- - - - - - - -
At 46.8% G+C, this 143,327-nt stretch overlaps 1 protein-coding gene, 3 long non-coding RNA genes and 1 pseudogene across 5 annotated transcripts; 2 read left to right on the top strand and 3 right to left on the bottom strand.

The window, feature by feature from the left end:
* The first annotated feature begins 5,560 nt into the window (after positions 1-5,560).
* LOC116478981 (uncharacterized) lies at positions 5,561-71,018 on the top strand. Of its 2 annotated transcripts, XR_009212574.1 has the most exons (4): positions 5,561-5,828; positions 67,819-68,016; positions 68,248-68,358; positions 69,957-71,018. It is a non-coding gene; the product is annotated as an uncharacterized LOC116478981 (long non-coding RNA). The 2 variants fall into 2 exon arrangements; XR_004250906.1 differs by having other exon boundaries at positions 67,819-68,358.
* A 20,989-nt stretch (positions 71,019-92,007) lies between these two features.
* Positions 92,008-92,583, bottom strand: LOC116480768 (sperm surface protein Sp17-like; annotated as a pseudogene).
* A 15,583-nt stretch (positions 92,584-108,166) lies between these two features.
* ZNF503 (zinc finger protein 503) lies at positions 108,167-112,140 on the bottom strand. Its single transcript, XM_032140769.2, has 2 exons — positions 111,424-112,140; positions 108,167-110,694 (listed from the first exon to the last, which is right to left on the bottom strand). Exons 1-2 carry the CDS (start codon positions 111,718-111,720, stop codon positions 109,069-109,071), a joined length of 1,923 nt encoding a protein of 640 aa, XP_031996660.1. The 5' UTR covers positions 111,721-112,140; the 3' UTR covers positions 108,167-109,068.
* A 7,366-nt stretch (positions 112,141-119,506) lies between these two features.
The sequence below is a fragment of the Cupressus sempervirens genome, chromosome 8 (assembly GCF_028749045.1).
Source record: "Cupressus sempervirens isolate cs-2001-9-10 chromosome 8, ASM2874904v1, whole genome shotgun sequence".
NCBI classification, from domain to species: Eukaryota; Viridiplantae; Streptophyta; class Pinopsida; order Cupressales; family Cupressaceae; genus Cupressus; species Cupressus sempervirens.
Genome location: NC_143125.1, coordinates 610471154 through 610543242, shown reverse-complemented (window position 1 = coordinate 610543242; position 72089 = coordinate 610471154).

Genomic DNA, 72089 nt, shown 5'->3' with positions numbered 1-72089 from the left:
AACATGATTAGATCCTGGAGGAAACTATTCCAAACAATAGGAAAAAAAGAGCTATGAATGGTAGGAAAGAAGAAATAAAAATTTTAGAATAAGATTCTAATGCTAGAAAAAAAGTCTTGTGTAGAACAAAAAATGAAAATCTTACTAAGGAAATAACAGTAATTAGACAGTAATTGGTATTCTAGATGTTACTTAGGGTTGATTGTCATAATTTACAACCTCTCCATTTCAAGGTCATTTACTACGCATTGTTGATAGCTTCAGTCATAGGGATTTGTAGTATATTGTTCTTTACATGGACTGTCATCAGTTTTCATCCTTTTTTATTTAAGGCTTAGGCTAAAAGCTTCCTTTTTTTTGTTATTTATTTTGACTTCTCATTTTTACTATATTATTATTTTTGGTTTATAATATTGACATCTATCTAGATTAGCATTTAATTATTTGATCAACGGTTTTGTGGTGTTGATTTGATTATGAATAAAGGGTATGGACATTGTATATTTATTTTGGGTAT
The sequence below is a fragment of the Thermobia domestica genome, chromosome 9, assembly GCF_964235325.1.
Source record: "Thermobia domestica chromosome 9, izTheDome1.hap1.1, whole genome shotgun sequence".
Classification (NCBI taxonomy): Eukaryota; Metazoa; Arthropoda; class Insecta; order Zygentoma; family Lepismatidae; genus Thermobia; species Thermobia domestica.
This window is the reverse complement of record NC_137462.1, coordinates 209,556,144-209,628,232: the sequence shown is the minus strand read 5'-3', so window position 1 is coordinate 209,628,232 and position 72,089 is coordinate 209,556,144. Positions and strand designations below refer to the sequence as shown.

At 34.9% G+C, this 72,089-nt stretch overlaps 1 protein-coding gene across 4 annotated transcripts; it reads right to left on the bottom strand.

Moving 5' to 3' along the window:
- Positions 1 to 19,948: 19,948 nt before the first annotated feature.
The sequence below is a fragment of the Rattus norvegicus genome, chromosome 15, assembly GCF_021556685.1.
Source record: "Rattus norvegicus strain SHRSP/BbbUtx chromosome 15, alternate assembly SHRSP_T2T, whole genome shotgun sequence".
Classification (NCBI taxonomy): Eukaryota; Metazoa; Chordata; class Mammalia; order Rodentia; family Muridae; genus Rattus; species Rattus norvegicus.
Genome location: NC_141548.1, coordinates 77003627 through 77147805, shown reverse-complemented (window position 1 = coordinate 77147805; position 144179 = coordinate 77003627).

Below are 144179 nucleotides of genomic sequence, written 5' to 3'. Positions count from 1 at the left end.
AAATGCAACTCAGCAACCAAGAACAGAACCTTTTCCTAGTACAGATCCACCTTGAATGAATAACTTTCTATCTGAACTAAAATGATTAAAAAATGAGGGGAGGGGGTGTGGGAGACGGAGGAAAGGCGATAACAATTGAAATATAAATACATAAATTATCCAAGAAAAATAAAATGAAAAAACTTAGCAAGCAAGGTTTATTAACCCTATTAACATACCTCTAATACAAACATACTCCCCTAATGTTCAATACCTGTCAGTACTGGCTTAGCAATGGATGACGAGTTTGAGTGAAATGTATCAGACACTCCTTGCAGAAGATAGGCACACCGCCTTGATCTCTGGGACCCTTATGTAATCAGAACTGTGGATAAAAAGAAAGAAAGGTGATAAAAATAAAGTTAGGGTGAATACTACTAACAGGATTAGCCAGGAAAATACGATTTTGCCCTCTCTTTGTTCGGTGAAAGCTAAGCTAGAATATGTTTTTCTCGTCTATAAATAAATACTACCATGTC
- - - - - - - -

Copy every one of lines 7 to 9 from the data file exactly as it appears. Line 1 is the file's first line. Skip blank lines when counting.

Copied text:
* A 15,583-nt stretch (positions 92,584-108,166) lies between these two features.
* ZNF503 (zinc finger protein 503) lies at positions 108,167-112,140 on the bottom strand. Its single transcript, XM_032140769.2, has 2 exons — positions 111,424-112,140; positions 108,167-110,694 (listed from the first exon to the last, which is right to left on the bottom strand). Exons 1-2 carry the CDS (start codon positions 111,718-111,720, stop codon positions 109,069-109,071), a joined length of 1,923 nt encoding a protein of 640 aa, XP_031996660.1. The 5' UTR covers positions 111,721-112,140; the 3' UTR covers positions 108,167-109,068.
* A 7,366-nt stretch (positions 112,141-119,506) lies between these two features.